Scotty McCreery: Christmas in AugustThe platinum-selling country 'Idol' champ unveils a holiday album mixing new with (very) old-school fare
By Phyllis Stark
Special to MSN Music
Just one album into a career, it's unusual for an artist to turn around and release a Christmas set next, but 2011 "American Idol" winner Scotty McCreery says he "got lucky," even if he admits he did have to talk his record label into the idea.
"A lot of people have to wait a few years -- a lot of years -- before they ever get to do a Christmas album," he says. "I just wanted to get it out there, and I really put a lot of time and effort into it. Christmas is my favorite holiday."
In keeping with the music industry's strategy of releasing Christmas fare before the Halloween candy has cleared the aisles, "Christmas With Scotty McCreery" arrived in stores on Oct. 16.
The singer, who just turned 19 this month, grew up loving Christmas music and performing it in school and church, so he was eager to get an album of his favorites into the marketplace. With his first studio album, "Clear as Day," having been certified platinum for sales of more than 1 million units just three months after its release last year, McCreery had a little leverage in gently twisting the arms of executives at his label. Once they agreed to the idea, he says, "They had my back on it, so it's been really nice to have their support."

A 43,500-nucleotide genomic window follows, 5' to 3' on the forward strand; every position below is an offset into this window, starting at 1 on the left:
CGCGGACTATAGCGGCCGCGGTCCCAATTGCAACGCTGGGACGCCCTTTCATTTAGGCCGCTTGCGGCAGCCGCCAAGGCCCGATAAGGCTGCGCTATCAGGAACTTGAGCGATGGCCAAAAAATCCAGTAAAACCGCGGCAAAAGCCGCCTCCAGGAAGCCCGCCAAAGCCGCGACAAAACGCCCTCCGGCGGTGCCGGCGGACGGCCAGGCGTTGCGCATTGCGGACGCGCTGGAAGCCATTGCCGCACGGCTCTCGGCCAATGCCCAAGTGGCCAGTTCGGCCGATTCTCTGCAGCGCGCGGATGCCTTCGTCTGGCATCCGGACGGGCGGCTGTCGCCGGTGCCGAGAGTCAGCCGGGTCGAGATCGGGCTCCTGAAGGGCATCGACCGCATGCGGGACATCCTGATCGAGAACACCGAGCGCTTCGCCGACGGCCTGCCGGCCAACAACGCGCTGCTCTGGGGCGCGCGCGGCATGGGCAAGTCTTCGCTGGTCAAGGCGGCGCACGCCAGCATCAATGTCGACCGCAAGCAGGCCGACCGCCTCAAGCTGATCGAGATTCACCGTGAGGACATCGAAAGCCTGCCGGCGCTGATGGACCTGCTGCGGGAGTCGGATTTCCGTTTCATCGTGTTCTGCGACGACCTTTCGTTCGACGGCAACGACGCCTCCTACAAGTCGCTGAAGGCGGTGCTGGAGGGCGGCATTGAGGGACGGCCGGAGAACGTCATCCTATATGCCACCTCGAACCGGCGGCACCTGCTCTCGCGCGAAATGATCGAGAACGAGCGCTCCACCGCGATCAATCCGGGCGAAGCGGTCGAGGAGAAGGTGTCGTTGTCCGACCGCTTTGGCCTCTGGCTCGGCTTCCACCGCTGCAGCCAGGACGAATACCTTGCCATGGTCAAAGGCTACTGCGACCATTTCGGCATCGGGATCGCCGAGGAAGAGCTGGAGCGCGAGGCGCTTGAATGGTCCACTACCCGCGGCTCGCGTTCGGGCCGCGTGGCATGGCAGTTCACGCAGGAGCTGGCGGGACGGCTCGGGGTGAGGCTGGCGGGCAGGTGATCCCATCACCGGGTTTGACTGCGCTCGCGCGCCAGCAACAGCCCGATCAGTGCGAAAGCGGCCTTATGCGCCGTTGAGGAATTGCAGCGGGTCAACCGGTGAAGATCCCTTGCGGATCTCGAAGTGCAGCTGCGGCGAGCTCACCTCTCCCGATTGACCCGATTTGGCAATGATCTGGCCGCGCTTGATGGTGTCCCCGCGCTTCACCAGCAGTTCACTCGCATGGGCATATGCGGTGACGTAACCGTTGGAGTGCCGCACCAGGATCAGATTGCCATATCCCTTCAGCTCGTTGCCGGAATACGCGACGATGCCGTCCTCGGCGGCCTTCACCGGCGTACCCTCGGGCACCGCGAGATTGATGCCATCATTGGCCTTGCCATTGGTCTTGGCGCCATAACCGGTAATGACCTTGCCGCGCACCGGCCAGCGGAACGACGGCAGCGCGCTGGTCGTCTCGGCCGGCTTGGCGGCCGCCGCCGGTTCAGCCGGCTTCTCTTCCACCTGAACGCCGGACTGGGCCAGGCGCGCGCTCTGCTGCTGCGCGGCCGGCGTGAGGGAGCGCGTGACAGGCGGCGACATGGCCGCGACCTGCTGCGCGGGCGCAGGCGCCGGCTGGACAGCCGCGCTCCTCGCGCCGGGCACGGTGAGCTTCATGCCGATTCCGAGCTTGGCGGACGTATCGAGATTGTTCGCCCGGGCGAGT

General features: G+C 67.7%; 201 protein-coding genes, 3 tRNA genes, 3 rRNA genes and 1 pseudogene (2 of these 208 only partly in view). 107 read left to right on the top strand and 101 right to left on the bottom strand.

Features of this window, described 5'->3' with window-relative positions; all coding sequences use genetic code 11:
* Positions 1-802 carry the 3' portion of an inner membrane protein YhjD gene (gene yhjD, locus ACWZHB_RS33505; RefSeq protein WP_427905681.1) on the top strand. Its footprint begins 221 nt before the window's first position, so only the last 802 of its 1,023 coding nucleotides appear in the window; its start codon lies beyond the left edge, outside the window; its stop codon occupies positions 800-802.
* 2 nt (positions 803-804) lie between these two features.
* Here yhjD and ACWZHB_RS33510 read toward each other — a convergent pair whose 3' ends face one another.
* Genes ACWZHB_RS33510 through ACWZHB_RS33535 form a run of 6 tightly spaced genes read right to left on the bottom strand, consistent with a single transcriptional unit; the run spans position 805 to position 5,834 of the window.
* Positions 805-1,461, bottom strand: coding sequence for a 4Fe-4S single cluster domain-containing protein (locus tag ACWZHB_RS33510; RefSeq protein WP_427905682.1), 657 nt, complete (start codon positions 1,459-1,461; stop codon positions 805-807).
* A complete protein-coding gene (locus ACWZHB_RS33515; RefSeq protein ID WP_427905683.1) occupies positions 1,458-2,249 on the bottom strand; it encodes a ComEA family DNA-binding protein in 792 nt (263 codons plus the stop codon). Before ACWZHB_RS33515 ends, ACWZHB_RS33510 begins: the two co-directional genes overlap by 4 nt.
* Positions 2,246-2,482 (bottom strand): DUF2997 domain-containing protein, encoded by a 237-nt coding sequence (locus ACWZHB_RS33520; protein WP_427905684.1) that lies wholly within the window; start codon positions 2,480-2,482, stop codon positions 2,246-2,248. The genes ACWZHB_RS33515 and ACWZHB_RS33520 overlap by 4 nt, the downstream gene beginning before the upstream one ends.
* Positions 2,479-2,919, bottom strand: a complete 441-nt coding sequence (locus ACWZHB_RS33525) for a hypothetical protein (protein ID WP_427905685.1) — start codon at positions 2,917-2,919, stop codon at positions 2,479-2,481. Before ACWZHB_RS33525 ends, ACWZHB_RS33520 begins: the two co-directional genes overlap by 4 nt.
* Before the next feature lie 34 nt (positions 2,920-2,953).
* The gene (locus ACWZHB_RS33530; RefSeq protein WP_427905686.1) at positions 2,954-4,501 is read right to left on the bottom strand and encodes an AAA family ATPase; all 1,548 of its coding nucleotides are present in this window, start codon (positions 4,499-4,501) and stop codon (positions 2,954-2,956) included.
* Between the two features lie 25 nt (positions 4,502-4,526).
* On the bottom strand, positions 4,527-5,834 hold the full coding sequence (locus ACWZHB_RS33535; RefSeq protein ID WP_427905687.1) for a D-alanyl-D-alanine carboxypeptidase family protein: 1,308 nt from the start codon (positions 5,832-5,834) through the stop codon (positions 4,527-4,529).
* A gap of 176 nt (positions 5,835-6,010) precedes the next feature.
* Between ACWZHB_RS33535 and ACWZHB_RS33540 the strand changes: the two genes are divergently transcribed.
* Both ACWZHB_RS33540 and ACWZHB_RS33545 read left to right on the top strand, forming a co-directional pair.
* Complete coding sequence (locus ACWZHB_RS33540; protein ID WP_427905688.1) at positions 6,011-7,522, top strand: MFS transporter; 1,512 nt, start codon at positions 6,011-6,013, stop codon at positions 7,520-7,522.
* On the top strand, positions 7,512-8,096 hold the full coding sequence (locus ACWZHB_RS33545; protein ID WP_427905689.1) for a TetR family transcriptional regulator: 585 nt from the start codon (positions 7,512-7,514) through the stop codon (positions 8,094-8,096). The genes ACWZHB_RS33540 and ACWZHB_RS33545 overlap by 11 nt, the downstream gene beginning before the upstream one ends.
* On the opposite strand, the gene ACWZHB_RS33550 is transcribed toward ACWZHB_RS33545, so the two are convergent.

Recording the album in August, during a scorching heat wave in Nashville, posed a second set of challenges, which McCreery and his team overcame by immersing themselves in holiday trimmings.
"We had Christmas lights, Christmas trees, Christmas cookies, Christmas hats; it was Christmas-y in there," says McCreery with a grin. "That made it easy on us, as long as we didn't go outside."
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Plenty of country stars are releasing Christmas albums this holiday season, including Blake Shelton and Lady Antebellum, but McCreery went out of his way to make sure his set contained an extra element: the reason for the season. He picked quite a few songs that focused on the holiday's religious aspects, including "O Holy Night," "The First Noel" and "Mary Did You Know?"
"That's the main reason we celebrate," he says of the holiday's spiritual base. "The presents and stuff, that's good and fun and all, but there would be no Christmas without the birth of Christ. Going to church on Christmas Eve, we'd read the Christmas story out of Luke and we'd always make sure we paid mind to that and didn't just get caught up in Santa Claus or the worldly Christmas."
That same focus applied to the two original songs McCreery chose for the 11-song set: "Christmas in Heaven" and "Christmas Comin' Round Again."
"For a Christmas original, you either want to have a holly, jolly one that makes you want to dance, or one that really touches you," says McCreery, who picked two that fell into the latter category. "They had a lot of meaning."
That's not to say the album is all serious. It also contains fun standards like "Let It Snow," a blusey "Santa Claus Is Back in Town," an energetic "Holly Jolly Christmas" and a laid-back, vibey take on "Jingle Bells," among other well-loved classics.